Blue : Most often appears in the sky. In which case I saturate and darken. The hue slider can be moved right for a deeper blue and
left for a more green-blue.
Magenta : Common in night and twilight scenes. Needs to be
handled carefully as it can give the image an oversaturated look. I generally saturate slightly and pull down the lightness.
Tip : Each image varies and color is subjective. Ultimately the decision on how it's handled is yours. When adjusting colors for an area of an image, pay attention to happens to the other parts of the image. Use multiple hue/saturation adjustment layers with appropriate masking techniques to eliminate unwanted effects if needed.
Levels Adjustment Layer
Levels is a tool in Photoshop which can move the brightness levels of an image histogram. It has the capability to adjust brightness, contrast, and tonal range by specifying the location of complete black, complete white, and midtones in a histogram.
Histograms can be intimidating but they are simply a bar graph, depicting how many pixels an image contains and their corresponding level of brightness. Adjusting the levels on a histogram is essential to having good tonal range in your image.
To adjust levels, simply add a Levels Adjustment Layer.
As with the Hue/Saturation Adjustment Layer there are some presets in the first drop down menu. We will be making our adjustment manually with the black, midpoint, and white levels. Currently there aren't many pixels above the black or white points. This means there aren't many black or white pixels in the image, so it's a little flat (lacking contrast)
Picture the histogram as a mountain. You want to set your black and white levels to be at the base of the mountain. By sliding the Black Level point to the base of the mountain, we are telling Photoshop that we want all the pixels to the left of that point to be black. Likewise, by sliding the White Level point to the base of the mountain, we are telling Photoshop that we want every pixel to the right of the image to be white.
We will then slide the midpoint level slightly to the right to add some contrast.
Histograms will vary depending on the brightness level of a scene. Images shot in a dark scene will have more pixels on the left side of the histogram, while images shot in a bright scene will have more pixels on the right.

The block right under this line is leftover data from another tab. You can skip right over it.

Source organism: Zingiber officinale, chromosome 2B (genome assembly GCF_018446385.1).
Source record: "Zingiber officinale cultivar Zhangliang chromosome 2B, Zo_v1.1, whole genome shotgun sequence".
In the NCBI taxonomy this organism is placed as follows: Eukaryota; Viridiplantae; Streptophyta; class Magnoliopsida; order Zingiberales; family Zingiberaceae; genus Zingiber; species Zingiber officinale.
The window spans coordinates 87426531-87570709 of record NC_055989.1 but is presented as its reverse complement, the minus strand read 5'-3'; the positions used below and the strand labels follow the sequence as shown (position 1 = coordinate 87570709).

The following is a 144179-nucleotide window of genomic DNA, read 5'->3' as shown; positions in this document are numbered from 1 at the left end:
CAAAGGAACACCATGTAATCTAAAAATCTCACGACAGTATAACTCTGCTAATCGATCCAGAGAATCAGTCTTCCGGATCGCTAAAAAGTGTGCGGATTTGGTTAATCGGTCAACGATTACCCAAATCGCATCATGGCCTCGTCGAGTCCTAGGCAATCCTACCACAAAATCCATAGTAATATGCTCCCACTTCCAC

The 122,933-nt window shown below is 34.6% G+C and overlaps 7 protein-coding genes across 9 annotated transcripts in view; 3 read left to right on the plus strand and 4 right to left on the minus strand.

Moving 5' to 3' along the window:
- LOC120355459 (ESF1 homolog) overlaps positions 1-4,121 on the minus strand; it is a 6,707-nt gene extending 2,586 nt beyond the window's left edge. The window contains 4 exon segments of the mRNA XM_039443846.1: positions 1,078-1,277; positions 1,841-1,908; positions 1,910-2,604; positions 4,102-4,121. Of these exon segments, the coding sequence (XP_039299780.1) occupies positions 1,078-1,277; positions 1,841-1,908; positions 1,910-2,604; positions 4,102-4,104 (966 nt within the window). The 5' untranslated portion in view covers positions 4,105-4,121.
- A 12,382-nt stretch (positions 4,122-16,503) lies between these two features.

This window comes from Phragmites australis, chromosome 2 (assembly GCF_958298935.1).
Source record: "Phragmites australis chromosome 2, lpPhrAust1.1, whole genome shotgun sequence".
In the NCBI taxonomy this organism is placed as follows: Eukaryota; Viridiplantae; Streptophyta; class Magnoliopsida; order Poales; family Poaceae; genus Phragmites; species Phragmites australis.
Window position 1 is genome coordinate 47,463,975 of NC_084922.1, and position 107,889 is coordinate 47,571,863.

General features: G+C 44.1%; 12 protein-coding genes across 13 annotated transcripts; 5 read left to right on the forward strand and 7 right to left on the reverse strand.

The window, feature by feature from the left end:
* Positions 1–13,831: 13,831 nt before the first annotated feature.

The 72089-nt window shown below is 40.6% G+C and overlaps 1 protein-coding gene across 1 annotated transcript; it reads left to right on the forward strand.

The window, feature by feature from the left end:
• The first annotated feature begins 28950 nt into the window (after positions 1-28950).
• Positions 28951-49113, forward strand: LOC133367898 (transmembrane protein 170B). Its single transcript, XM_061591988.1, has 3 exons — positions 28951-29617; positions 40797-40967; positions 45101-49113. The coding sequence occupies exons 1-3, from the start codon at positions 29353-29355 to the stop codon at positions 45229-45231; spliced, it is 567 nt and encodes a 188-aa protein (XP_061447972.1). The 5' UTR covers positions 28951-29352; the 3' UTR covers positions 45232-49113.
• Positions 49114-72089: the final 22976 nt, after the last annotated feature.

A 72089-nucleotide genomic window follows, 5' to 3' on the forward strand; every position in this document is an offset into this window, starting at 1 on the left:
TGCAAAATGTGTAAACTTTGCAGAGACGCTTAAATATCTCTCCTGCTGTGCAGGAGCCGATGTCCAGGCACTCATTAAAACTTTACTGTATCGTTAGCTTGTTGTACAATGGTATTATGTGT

There is an alternate method of controlling tones, which uses a process known as Curves. The two are very similar, with Levels being far easier to understand.
Tip : If the effect from your Levels adjustment appears to be a bit too much, turn down the opacity of the Levels Adjustment Layer to allow more of the background to show through.
Color Balance Adjustment Layer
We can fine tune our colors by adjusting the color balance of the shadows, midtones, and highlights of the image. I like how the cyans look in the lighter parts of the clouds, but would like the darker parts to be more neutral (closer to gray/black).
To remove the cyan tint in the darker parts of the sky,
Leave the dropdown menu at Midtones selected.
- Add some Cyan by dragging the Cyan/Red slider to -8.
- Leave the Magenta/Green and Yellow/Blue sliders unchanged.
Change from Midtones to Shadows by using the drop down menu.
- Add Red by dragging the Cyan/Red slider to +27.
- Add Magenta by dragging the Magenta/Green slider to -2.
- Add Yellow by dragging the Yellow/Blue slider to -7.
Change the drop down menu from Shadows to Highlights
- Add Cyan by dragging the Cyan/Red slider to -12.
- Leave the Magenta/Green and Yellow/Blue sliders unchanged.
Tip : I rarely tell people to play with something to learn it, but the best way to learn color balance adjustments is to move the sliders and learn what each does.
Who knew there was so much to know about color? Well now you are a color know it all! Adjust the hue/saturation, levels and color balance of the example image and do the same to one of your own images. Save both as .TIFFS and include the layers. Then email the files to Jason@JasonRWeingart.com.
Got a question? Ask Jason using the form below.